He suggests that once Galileo and Copernicus showed that the earth was not the centre of the universe and that the stars above were not the roof of the world, people started to feel adrift, lost in limitless space. The new theories encouraged us to distrust our senses and deepened the process of the rift between our sensing bodies and thinking minds. This rift has enabled us to make amazing technological discoveries, and he is not arguing for a rejection of all the advances we have made. However he argues that we need to heal this rift, before we destroy the earth.
In order to heal this rift, we need to embrace our corporeal reality, recognising our bodily/mind connection with the earth, and not just valuing what we perceive as a spiritual connection. Even many “new age” spiritualities include a rejection of our connection with the earth with their notions of transcendence. He suggests we are scared of embracing our corporeal body because it reminds us of our vulnerability. When we accept our bodies we are brought into facing our limits: decay, death and otherness.
He finishes with a lovely image of the sun, moving in its darkness right into the centre of the earth. Spirit is not some disembodied sense out there. It is within the earth and within our body which is part of the earth. This evokes for me the basic concepts expressed in TCM of the human body being part of the microcosm which is the macrocosm. It also evokes the fundamental Chinese concepts of Yin and Yang, light and dark, sun and moon. We need both so that we can inhabit our body and the earth more fully.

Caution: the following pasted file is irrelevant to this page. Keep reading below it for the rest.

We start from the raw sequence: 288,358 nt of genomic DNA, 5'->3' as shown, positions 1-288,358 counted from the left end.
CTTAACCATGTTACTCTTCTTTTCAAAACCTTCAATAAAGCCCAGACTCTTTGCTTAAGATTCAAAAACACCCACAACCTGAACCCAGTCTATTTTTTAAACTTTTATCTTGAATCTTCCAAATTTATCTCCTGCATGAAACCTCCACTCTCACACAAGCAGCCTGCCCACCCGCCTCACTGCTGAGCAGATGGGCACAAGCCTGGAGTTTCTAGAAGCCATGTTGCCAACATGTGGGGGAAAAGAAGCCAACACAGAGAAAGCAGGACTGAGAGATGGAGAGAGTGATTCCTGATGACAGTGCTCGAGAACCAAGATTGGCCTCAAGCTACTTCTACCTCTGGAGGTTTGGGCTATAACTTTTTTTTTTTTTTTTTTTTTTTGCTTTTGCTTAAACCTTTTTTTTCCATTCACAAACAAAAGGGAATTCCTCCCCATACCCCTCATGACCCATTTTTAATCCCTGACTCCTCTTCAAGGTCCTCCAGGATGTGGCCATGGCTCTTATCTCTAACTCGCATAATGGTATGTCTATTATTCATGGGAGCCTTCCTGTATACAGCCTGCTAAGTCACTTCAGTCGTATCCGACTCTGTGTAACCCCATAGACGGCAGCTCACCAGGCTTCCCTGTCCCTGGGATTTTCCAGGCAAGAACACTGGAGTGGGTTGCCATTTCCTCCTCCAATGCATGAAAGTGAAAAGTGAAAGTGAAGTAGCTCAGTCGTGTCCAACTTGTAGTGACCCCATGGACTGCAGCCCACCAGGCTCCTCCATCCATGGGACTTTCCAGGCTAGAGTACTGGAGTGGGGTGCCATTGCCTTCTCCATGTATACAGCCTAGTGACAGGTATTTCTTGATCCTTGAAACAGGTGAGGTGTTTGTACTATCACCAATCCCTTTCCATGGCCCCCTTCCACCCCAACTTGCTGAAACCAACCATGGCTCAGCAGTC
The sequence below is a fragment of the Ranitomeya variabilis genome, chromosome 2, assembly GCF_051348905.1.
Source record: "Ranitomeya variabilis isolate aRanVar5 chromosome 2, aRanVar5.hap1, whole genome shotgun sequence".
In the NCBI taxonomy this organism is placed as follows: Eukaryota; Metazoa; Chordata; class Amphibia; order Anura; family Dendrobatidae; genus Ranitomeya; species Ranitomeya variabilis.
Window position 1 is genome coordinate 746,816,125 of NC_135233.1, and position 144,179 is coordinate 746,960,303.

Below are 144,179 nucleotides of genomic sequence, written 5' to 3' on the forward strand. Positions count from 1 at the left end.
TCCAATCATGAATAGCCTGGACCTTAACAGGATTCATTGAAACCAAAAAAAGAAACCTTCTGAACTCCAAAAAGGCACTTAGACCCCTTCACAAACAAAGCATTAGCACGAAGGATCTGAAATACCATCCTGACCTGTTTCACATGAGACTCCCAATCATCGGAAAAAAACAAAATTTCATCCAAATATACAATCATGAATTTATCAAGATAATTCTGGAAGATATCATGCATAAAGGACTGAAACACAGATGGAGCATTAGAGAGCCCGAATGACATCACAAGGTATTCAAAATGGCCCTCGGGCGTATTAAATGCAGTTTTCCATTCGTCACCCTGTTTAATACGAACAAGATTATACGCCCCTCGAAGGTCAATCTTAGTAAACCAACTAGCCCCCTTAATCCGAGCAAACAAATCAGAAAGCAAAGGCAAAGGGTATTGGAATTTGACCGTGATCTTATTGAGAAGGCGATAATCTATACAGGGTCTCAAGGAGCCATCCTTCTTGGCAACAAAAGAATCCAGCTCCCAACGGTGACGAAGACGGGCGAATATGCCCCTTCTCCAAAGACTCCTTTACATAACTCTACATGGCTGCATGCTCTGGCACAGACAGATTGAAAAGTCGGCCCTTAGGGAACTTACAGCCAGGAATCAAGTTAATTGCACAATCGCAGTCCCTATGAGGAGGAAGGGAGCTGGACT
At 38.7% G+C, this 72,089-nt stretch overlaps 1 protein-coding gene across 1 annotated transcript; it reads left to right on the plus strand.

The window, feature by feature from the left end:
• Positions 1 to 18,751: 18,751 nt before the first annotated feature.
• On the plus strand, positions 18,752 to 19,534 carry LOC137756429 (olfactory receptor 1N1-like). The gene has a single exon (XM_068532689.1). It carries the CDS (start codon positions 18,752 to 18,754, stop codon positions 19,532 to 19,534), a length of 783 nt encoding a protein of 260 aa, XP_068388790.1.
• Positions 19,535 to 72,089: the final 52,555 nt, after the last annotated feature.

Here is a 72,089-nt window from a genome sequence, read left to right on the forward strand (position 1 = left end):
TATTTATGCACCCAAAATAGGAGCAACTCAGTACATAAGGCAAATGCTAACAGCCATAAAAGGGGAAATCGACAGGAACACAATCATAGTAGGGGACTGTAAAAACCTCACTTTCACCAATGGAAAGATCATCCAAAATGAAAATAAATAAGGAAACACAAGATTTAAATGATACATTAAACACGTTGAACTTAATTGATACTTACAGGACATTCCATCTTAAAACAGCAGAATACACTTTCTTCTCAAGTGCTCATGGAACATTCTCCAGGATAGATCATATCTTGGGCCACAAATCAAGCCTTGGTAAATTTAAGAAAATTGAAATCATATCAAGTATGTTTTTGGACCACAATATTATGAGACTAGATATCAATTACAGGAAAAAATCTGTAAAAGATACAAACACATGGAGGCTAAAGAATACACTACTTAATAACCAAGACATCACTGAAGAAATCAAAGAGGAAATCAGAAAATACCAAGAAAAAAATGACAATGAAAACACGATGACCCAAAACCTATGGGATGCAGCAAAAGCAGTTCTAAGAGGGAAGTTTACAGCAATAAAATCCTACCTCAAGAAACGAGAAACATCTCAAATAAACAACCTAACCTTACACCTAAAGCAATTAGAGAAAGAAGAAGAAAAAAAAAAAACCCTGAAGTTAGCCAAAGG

A powerful book and one I would definitely recommend. And especially as my son is called Bram!


  1. Christine Pike on 12/03/2013 at 7:46 pm

    It was a client at work actually.. someone doing a degree course in ecology and fairy tales!! She was researching shapeshifting within Shamanic practice.. Quite an interesting conversation 🙂

  2. Katy Anne Nicol on 11/03/2013 at 6:43 pm

    Suzanne thanks for this… great piece! I was inspired by it to google him;very interesting.
    Lets talk 😉 xx Katy

  3. Christine Pike on 11/03/2013 at 10:07 am

    What a wonderful and timely article! I was just recommended these books only last week, and it was the titles that made me sit up and think yes ! Thanks for such a great post and highlighting thought provoking aspects…. like the suggestion that our thoughts could the earth’s blows my mind! Amazing 🙂

    • suzanneyates on 11/03/2013 at 2:49 pm

      thanks for the comment Christine. Let me know what you think of the books. Who recommended them to you?